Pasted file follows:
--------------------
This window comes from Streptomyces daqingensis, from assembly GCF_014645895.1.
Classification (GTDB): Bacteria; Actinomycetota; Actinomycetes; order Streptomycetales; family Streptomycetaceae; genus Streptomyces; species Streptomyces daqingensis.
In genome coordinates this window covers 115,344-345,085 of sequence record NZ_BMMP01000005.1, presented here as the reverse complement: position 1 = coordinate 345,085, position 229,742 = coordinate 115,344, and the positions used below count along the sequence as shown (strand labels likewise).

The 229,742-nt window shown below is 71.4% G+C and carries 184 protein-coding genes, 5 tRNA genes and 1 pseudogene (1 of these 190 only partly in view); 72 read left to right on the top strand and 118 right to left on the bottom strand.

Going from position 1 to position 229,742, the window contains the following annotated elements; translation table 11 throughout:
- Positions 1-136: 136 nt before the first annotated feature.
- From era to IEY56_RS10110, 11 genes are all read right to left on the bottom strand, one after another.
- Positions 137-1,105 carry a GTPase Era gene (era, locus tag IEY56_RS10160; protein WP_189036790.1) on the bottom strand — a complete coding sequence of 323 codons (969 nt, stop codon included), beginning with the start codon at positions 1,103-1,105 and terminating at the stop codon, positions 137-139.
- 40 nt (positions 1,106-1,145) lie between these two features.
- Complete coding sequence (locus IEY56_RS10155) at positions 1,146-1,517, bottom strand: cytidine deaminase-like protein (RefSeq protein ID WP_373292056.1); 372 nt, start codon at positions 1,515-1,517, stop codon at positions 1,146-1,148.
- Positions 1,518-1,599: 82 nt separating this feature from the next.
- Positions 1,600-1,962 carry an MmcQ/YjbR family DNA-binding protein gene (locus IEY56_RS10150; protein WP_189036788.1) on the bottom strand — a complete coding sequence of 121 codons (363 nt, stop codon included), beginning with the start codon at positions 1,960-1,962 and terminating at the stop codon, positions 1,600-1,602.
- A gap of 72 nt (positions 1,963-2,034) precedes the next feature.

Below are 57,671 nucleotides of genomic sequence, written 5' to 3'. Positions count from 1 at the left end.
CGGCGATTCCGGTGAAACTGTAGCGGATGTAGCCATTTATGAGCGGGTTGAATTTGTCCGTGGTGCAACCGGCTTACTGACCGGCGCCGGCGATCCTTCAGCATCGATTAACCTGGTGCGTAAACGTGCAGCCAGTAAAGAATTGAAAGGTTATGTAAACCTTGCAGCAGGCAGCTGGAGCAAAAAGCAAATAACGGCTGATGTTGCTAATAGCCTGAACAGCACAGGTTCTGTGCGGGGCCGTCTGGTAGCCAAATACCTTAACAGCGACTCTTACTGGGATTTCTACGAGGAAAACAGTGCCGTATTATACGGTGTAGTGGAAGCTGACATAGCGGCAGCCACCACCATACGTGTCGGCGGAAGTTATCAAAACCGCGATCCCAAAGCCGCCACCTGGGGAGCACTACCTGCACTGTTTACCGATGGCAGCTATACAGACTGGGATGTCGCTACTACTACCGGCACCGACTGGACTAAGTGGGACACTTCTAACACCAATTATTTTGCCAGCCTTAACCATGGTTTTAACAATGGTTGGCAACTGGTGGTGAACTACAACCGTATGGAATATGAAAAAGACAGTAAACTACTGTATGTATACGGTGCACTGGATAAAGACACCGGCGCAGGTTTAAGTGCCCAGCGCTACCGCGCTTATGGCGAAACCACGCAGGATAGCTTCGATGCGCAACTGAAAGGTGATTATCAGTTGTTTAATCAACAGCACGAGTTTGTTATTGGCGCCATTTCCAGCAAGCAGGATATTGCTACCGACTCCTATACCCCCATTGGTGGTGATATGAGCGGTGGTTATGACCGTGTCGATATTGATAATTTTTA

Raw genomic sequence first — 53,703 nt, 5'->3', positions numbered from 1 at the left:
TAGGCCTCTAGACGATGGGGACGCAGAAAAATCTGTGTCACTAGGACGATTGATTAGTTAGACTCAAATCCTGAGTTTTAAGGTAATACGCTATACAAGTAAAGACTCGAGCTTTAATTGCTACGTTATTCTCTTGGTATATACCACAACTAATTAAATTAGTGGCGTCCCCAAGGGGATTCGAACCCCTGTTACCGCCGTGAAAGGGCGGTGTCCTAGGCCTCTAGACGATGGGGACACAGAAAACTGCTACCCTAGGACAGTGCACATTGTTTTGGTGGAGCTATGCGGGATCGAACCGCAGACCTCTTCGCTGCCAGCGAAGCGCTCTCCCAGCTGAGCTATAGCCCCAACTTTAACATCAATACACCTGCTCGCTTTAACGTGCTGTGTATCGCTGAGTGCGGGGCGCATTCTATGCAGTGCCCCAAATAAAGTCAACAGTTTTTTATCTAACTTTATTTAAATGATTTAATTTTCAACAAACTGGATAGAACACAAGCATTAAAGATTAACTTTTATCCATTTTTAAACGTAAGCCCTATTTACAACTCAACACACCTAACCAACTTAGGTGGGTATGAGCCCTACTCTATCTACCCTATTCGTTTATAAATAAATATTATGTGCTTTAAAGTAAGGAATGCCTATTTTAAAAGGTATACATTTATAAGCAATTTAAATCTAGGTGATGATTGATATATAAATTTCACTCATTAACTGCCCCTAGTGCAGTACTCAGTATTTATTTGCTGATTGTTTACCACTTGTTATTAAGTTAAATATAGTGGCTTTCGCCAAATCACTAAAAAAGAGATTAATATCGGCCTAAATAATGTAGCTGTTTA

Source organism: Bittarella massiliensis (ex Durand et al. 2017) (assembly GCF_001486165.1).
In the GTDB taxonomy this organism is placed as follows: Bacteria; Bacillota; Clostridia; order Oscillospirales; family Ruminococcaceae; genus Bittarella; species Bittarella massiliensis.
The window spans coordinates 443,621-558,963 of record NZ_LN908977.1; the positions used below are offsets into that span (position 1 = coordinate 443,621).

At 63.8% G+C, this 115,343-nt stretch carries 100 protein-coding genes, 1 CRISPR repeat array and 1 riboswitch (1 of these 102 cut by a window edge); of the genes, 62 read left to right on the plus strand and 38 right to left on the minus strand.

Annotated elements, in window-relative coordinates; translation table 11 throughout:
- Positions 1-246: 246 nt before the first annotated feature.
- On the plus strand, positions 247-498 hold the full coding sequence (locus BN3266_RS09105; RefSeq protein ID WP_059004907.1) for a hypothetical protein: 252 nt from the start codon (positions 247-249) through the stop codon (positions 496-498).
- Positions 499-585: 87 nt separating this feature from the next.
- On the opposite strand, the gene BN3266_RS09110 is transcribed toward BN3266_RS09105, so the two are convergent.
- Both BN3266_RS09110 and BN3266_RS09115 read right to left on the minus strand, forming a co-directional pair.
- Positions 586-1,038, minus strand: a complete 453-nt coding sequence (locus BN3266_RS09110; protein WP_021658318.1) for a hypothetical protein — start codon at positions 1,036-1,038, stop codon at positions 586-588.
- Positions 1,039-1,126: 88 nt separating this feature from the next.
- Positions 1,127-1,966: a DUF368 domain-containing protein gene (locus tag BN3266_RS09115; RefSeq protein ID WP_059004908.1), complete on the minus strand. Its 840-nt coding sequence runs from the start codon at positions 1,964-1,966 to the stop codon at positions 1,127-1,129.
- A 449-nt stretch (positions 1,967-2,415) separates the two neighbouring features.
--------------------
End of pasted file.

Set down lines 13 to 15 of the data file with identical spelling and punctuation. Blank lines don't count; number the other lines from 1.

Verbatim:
- A gap of 72 nt (positions 1,963-2,034) precedes the next feature.

Below are 57,671 nucleotides of genomic sequence, written 5' to 3'. Positions count from 1 at the left end.
CGGCGATTCCGGTGAAACTGTAGCGGATGTAGCCATTTATGAGCGGGTTGAATTTGTCCGTGGTGCAACCGGCTTACTGACCGGCGCCGGCGATCCTTCAGCATCGATTAACCTGGTGCGTAAACGTGCAGCCAGTAAAGAATTGAAAGGTTATGTAAACCTTGCAGCAGGCAGCTGGAGCAAAAAGCAAATAACGGCTGATGTTGCTAATAGCCTGAACAGCACAGGTTCTGTGCGGGGCCGTCTGGTAGCCAAATACCTTAACAGCGACTCTTACTGGGATTTCTACGAGGAAAACAGTGCCGTATTATACGGTGTAGTGGAAGCTGACATAGCGGCAGCCACCACCATACGTGTCGGCGGAAGTTATCAAAACCGCGATCCCAAAGCCGCCACCTGGGGAGCACTACCTGCACTGTTTACCGATGGCAGCTATACAGACTGGGATGTCGCTACTACTACCGGCACCGACTGGACTAAGTGGGACACTTCTAACACCAATTATTTTGCCAGCCTTAACCATGGTTTTAACAATGGTTGGCAACTGGTGGTGAACTACAACCGTATGGAATATGAAAAAGACAGTAAACTACTGTATGTATACGGTGCACTGGATAAAGACACCGGCGCAGGTTTAAGTGCCCAGCGCTACCGCGCTTATGGCGAAACCACGCAGGATAGCTTCGATGCGCAACTGAAAGGTGATTATCAGTTGTTTAATCAACAGCACGAGTTTGTTATTGGCGCCATTTCCAGCAAGCAGGATATTGCTACCGACTCCTATACCCCCATTGGTGGTGATATGAGCGGTGGTTATGACCGTGTCGATATTGATAATTTTTA